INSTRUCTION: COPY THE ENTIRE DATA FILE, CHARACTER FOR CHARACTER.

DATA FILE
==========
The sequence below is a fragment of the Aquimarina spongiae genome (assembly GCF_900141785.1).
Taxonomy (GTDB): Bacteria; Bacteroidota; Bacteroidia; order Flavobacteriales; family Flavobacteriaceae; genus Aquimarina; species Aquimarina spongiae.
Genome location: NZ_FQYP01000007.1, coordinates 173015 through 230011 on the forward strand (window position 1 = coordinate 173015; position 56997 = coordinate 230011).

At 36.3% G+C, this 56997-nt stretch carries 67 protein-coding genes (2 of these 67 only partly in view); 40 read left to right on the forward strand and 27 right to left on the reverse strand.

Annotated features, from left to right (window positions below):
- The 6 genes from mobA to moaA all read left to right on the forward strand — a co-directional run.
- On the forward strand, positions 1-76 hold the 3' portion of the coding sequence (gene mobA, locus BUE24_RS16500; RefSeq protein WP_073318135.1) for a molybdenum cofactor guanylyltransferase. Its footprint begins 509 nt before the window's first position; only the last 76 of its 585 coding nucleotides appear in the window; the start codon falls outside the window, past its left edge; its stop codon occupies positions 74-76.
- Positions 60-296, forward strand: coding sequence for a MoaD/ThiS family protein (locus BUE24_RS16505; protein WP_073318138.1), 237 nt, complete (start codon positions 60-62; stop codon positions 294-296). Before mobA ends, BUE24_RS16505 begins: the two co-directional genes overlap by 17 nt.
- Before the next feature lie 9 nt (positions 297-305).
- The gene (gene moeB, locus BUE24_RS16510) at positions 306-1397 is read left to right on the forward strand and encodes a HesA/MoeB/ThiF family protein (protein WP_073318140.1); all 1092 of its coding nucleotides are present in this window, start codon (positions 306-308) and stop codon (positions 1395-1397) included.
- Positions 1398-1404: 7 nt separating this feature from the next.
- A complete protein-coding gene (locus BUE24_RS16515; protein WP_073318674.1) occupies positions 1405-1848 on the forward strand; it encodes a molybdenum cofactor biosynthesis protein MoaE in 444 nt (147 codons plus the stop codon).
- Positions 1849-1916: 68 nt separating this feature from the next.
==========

The sequence below is a fragment of the Aquimarina spongiae genome (assembly GCF_900141785.1).
Taxonomy (GTDB): Bacteria; Bacteroidota; Bacteroidia; order Flavobacteriales; family Flavobacteriaceae; genus Aquimarina; species Aquimarina spongiae.
Genome location: NZ_FQYP01000007.1, coordinates 173015 through 230011 on the forward strand (window position 1 = coordinate 173015; position 56997 = coordinate 230011).

At 36.3% G+C, this 56997-nt stretch carries 67 protein-coding genes (2 of these 67 only partly in view); 40 read left to right on the forward strand and 27 right to left on the reverse strand.

Annotated features, from left to right (window positions below):
- The 6 genes from mobA to moaA all read left to right on the forward strand — a co-directional run.
- On the forward strand, positions 1-76 hold the 3' portion of the coding sequence (gene mobA, locus BUE24_RS16500; RefSeq protein WP_073318135.1) for a molybdenum cofactor guanylyltransferase. Its footprint begins 509 nt before the window's first position; only the last 76 of its 585 coding nucleotides appear in the window; the start codon falls outside the window, past its left edge; its stop codon occupies positions 74-76.
- Positions 60-296, forward strand: coding sequence for a MoaD/ThiS family protein (locus BUE24_RS16505; protein WP_073318138.1), 237 nt, complete (start codon positions 60-62; stop codon positions 294-296). Before mobA ends, BUE24_RS16505 begins: the two co-directional genes overlap by 17 nt.
- Before the next feature lie 9 nt (positions 297-305).
- The gene (gene moeB, locus BUE24_RS16510) at positions 306-1397 is read left to right on the forward strand and encodes a HesA/MoeB/ThiF family protein (protein WP_073318140.1); all 1092 of its coding nucleotides are present in this window, start codon (positions 306-308) and stop codon (positions 1395-1397) included.
- Positions 1398-1404: 7 nt separating this feature from the next.
- A complete protein-coding gene (locus BUE24_RS16515; protein WP_073318674.1) occupies positions 1405-1848 on the forward strand; it encodes a molybdenum cofactor biosynthesis protein MoaE in 444 nt (147 codons plus the stop codon).
- Positions 1849-1916: 68 nt separating this feature from the next.